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  • Christopher Marks

    Congratulations to Chadf for being selected for our September Reef Profile! His 26 gallon bow front nano reef aquarium has seen a lot of growth over the years, it's packed with a vibrant array of coral and invertebrates. Below is the aquarium profile Chadf has written for us sharing his experiences in the hobby and his aquarium's progress over the past two years. See what he's been up to and share your comments and questions in Chadf's featured reef profile thread, or in the comments section below. Be sure to also check out his aquarium journal in the members aquariums forum for more information about his aquarium.


    I started this hobby back in 2006 with a 55 gallon reef aquarium. Soon after, I upgraded to an 85 gallon tank, which was eventually upgraded to 150 gallons. As time went by I began to grow tired of the extra maintenance involved with keeping larger tanks, so I left the hobby in 2009. However, as many of you may already know, the saltwater bug never really leaves a person. So in late 2011 I decided to get back into the hobby with an aquarium where maintenance is a breeze, and the 26 gallon aquarium was born.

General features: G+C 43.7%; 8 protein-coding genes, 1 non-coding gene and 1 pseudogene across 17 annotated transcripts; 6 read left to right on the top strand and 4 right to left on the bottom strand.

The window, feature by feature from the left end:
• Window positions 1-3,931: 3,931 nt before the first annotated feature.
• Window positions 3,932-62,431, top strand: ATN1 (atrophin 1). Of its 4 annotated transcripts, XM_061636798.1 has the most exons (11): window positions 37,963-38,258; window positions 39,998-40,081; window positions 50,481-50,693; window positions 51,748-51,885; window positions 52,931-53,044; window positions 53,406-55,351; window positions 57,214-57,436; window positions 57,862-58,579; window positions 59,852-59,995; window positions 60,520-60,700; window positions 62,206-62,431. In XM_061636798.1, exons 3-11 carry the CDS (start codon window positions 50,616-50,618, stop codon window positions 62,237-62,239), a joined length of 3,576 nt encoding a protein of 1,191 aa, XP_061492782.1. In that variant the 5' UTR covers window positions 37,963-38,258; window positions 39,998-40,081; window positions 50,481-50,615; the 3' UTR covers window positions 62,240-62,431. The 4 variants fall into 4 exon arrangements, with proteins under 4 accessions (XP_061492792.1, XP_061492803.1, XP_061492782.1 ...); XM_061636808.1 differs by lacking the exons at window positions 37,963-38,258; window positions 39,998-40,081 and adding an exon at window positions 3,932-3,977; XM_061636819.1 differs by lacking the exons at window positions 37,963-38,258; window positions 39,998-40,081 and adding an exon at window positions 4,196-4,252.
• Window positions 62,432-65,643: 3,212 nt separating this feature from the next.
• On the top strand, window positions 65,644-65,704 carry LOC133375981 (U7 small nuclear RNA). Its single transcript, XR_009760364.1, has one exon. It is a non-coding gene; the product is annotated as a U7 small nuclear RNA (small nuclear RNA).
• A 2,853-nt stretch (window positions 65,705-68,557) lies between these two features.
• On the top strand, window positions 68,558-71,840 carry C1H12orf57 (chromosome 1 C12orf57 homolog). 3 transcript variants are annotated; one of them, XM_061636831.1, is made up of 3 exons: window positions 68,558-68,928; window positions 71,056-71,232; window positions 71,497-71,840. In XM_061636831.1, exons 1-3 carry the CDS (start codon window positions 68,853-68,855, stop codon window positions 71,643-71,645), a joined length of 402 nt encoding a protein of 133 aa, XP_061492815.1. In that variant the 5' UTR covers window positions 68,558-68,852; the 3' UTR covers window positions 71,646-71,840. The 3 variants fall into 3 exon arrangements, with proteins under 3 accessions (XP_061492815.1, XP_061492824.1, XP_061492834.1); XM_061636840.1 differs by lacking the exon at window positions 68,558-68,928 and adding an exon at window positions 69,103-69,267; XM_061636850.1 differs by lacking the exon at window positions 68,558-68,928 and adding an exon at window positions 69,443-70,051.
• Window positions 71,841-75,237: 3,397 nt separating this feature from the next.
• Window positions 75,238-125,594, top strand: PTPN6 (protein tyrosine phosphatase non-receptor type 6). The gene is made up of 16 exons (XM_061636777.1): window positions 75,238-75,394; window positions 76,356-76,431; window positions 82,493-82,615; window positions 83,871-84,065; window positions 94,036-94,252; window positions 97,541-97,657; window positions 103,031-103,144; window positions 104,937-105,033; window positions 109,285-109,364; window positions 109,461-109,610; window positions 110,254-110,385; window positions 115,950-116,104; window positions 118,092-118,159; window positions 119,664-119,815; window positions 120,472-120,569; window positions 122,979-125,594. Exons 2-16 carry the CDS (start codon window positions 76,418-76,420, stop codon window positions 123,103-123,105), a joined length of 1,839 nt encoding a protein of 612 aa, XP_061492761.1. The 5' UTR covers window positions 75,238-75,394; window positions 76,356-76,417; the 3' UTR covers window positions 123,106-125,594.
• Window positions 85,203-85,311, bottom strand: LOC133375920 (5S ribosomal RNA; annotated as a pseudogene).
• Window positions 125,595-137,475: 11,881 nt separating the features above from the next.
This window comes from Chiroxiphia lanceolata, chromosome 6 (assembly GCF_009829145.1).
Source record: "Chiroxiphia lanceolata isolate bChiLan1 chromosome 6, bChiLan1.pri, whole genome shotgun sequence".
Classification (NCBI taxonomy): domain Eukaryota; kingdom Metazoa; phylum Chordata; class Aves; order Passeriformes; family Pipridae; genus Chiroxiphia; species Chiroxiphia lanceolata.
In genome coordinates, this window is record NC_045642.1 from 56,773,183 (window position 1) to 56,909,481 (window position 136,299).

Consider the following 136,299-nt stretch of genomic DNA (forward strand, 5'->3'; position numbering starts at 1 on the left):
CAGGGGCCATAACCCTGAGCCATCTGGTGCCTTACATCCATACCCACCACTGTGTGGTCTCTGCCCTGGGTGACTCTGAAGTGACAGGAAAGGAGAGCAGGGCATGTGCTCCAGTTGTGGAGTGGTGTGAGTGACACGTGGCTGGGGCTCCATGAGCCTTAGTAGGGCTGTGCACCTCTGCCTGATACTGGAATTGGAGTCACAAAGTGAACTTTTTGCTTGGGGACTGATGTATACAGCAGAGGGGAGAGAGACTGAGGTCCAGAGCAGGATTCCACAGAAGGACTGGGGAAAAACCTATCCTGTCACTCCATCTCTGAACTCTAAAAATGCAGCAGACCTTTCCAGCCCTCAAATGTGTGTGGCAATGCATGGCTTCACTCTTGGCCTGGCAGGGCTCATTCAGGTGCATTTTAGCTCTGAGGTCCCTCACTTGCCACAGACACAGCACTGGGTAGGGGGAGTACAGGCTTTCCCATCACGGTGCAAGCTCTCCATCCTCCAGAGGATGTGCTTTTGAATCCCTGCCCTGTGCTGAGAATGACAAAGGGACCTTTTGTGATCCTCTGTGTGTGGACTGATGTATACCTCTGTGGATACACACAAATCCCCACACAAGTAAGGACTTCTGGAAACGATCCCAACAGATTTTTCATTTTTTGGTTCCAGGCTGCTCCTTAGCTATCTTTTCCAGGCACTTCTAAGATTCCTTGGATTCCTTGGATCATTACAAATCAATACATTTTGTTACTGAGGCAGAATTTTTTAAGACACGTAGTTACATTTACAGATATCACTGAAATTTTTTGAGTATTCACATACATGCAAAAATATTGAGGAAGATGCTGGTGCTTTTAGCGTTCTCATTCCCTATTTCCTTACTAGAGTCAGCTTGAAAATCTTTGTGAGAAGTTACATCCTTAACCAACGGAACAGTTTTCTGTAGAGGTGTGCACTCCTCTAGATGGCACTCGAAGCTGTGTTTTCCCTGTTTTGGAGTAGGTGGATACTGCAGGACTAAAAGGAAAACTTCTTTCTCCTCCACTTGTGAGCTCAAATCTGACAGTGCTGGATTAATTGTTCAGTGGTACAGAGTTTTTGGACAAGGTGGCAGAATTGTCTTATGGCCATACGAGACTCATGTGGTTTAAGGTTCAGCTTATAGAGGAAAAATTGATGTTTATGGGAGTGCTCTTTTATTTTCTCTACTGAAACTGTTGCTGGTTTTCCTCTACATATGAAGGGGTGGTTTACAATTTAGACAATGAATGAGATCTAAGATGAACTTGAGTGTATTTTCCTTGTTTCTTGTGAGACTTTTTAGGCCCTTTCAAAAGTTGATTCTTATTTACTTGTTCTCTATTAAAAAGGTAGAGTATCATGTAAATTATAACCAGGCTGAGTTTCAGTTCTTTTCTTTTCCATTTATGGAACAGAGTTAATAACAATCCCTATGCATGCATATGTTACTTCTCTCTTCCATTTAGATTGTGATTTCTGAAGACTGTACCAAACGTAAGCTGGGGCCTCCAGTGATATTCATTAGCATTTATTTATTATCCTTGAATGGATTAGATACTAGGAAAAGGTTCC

Tank Specs

    Dimensions: 24" x 15" x 21"
    Lighting: 4 x 24w Coralife Lunar Aqualight T5 with ATI and KZ bulbs supplemented with two Ecoxotic Stunner LED Strips
    Biological Filtration: 4-5" deep sand bed and 25 lbs of live rock
    Protein Skimmer: AquaC Remora
    Heaters: 2 Aqueon 150w (One is a backup)
    Circulation: 2 Vortech MP10's set at 75% reef crest mode
    Controller: Digital Aquatics Reefkeeper Lite Basic

    Established October 1st 2011

    Maintenance Routine

    • Feed the fish daily.
    • Blow off detritus daily with a turkey baster.
    • Manually top-off water every morning, evening, and night.
    • 15% weekly water change with distilled water and Instant Ocean Reef Crystals salt mix.
    • Dose 2 capfuls of Seachem Reef Fusion Part 1 every night, followed by 3 capfuls of Reef Fusion Part 2.
    • Dose 1 capful of Kent Tech-M twice a week.
    • Clean the glass 3 times a week.
    • Test specific gravity once a week with a freshly calibrated refractometer.
    • Test magnesium, calcium, and alkalinity once a month with Salifert test kits.


    Temperature: 79.0° F